A .conf file is like a Windows INI file. You set settings in it that the application can read and use, and someone who hosts the website or administers it can edit this to change the application functionality a little. Well, I wouldn't bother much with learning the PHP to read these files, nor bother with composing it in this way. Instead, just make a class file with all the settings inside set by prefixing them with $this->, such as "$this->CURRENCY = 'USD$';". End everything with a semicolon. Then, include this page with the page that needs to read it by using require_once(). You'll find that by using this technique, the speed of the application in reading these files will improve slightly. Also, because this is a PHP page, hackers can't easily see these settings like they could a .conf file in the same directory as the web app.

In my settings PHP page (my .conf file replacement), I use SQL strings that has little caret symbols inside "^" where I mean to place some value before it gets sent to the database. I have a short little routine that pushes values into these strings where these symbols are.

Never take a user-supplied password and send it to the database. Instead, read the password from the database for the given username and compare it with the password that was typed. Otherwise, someone could use a technique called SQL Injection to login to your application when they should not. Also, to do things better, create shadows of your passwords with your own encryption routine and store the shadow in the database. Then, when the user submits their password, you could create a shadow on the fly for it and compare it with the shadow stored in the database. By using this means, you have more protection against hacking.

Create a separate folder for your images. You'll make the application programming less confusing. Also, use them sparingly. You'll be amazed how clean an app can still look if you use CSS and sections of color more often then you use images. A few well-planned images are what I recommend, instead. Besides, it improves application performance. Note also that you can use CSS to simulate a kind of gradient or jazz up your banner rather than including images. You can also use CSS and Javascript to make DIVs into buttons.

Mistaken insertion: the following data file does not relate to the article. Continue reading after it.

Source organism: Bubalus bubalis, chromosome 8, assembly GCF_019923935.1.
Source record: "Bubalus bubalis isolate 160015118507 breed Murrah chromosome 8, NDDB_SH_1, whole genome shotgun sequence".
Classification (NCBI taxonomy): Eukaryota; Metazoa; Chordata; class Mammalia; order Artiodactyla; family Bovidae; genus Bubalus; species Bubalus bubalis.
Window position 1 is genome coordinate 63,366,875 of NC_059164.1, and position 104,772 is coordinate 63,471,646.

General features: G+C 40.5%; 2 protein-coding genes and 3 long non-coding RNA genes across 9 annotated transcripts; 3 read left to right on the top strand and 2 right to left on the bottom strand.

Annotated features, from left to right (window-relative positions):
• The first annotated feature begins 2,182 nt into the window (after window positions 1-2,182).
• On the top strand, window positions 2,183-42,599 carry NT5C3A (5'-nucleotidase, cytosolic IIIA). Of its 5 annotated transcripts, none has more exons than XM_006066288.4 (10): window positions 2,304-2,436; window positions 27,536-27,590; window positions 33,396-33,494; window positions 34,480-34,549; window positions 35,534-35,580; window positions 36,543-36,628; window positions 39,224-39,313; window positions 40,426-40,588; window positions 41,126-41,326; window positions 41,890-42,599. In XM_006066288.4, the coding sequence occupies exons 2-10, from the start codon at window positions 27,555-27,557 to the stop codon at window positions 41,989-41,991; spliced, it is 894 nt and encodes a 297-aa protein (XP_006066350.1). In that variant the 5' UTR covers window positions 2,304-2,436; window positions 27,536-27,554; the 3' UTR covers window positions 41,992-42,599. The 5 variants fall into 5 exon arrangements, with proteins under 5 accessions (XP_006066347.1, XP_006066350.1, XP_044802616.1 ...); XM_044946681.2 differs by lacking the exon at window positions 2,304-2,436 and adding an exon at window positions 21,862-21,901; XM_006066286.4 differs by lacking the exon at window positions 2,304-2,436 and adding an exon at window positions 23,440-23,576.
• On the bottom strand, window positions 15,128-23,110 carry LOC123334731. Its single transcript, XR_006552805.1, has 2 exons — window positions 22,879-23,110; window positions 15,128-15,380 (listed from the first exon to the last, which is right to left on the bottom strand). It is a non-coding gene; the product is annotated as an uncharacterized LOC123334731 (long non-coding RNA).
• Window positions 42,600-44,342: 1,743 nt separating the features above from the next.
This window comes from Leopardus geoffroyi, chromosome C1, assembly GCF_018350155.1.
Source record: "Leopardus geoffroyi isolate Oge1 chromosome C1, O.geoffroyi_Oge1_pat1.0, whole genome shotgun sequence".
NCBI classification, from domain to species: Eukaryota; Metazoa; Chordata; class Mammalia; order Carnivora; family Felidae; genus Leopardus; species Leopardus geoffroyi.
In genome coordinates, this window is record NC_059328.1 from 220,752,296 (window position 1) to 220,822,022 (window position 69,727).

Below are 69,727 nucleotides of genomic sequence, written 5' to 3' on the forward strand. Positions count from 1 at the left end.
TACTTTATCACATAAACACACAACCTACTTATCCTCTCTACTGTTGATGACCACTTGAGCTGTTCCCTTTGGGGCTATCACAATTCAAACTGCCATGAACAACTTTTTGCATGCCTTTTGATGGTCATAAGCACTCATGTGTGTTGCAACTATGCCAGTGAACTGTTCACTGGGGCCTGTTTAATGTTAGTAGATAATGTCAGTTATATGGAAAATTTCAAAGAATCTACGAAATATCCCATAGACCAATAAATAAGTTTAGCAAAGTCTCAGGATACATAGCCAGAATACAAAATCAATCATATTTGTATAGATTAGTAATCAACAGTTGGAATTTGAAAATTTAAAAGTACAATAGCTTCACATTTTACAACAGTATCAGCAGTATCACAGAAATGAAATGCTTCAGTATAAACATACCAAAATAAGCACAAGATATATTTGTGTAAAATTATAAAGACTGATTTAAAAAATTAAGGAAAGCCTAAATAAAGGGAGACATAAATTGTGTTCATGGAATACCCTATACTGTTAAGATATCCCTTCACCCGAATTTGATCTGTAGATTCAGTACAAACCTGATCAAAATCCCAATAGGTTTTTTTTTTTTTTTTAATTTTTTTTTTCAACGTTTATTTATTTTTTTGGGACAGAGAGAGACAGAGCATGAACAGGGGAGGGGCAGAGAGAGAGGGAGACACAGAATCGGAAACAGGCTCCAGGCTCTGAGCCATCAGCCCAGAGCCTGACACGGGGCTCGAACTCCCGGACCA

If your application has a common functionality that people will most naturally want to do on a given page, then make that functionality into a big button to improve ease of use. If you have a case where you would end up filling the page with big buttons, then sort by functionality and consider using either 1, 2, or 3 buttons from that list, instead.

Properly indent your code!

Use line spaces between sections of code that exemplify a certain concept, or which use a certain kind of control structure like if {}, for {}, etc.

Properly comment your code -- not too much, not too little.

For my variables, I use this convention:

  • rsA = Rows A

  • rwA = Row A

  • hA = Handle/Pointer A

  • nA = Numerical A

  • sA = String A

  • dA = Date A

  • bA = Boolean A

  • cx = Char c1, c2, c3, etc.

  • oA = Object A

  • uA = Unknown data A

  • xA = byref (&) of A

  • a + x + A = array of "x" for A

  • i, j, k, x, y, z (alone) = loopvars

  • g + x + A = Global A of var type "x". To sort of indicate a page "global" in special rare cases where necessary.

I really hate recursive pages and use them sparingly when they make sense. Recursive pages, where you submit form information on a page back to itself, can create some confusing code. Instead, I prefer to create another page. However, if I have login page, I don't call it "check_login" as the page it submits to. Instead, I use "l1" and "l2", where "l1" is the login page and "l2" is the page it submits to. This helps programmers understand my logic a little better.